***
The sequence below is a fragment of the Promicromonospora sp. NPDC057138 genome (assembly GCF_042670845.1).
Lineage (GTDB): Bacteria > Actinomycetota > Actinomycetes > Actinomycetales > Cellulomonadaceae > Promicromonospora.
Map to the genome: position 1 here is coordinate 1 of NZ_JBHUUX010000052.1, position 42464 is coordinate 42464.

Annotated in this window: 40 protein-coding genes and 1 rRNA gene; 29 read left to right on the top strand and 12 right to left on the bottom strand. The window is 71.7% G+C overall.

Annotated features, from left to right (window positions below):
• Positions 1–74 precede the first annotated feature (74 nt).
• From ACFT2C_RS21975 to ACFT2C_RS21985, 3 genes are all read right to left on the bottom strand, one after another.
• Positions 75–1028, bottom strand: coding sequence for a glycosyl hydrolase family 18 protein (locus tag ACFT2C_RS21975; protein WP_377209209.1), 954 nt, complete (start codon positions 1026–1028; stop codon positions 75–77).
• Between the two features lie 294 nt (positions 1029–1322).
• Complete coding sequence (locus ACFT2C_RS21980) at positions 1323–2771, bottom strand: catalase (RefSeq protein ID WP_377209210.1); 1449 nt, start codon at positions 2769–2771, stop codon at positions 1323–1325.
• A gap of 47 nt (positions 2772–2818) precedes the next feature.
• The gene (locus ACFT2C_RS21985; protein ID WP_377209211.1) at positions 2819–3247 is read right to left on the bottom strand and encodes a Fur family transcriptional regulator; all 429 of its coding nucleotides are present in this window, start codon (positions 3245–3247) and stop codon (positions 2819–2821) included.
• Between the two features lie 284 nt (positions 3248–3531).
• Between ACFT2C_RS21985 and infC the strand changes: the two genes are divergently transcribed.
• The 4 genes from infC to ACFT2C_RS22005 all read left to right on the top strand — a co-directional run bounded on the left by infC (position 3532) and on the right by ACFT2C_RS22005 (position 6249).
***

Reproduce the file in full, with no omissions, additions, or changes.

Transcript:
The sequence below is a fragment of the Promicromonospora sp. NPDC057138 genome (assembly GCF_042670845.1).
Lineage (GTDB): Bacteria > Actinomycetota > Actinomycetes > Actinomycetales > Cellulomonadaceae > Promicromonospora.
Map to the genome: position 1 here is coordinate 1 of NZ_JBHUUX010000052.1, position 42464 is coordinate 42464.

Annotated in this window: 40 protein-coding genes and 1 rRNA gene; 29 read left to right on the top strand and 12 right to left on the bottom strand. The window is 71.7% G+C overall.

Annotated features, from left to right (window positions below):
• Positions 1–74 precede the first annotated feature (74 nt).
• From ACFT2C_RS21975 to ACFT2C_RS21985, 3 genes are all read right to left on the bottom strand, one after another.
• Positions 75–1028, bottom strand: coding sequence for a glycosyl hydrolase family 18 protein (locus tag ACFT2C_RS21975; protein WP_377209209.1), 954 nt, complete (start codon positions 1026–1028; stop codon positions 75–77).
• Between the two features lie 294 nt (positions 1029–1322).
• Complete coding sequence (locus ACFT2C_RS21980) at positions 1323–2771, bottom strand: catalase (RefSeq protein ID WP_377209210.1); 1449 nt, start codon at positions 2769–2771, stop codon at positions 1323–1325.
• A gap of 47 nt (positions 2772–2818) precedes the next feature.
• The gene (locus ACFT2C_RS21985; protein ID WP_377209211.1) at positions 2819–3247 is read right to left on the bottom strand and encodes a Fur family transcriptional regulator; all 429 of its coding nucleotides are present in this window, start codon (positions 3245–3247) and stop codon (positions 2819–2821) included.
• Between the two features lie 284 nt (positions 3248–3531).
• Between ACFT2C_RS21985 and infC the strand changes: the two genes are divergently transcribed.
• The 4 genes from infC to ACFT2C_RS22005 all read left to right on the top strand — a co-directional run bounded on the left by infC (position 3532) and on the right by ACFT2C_RS22005 (position 6249).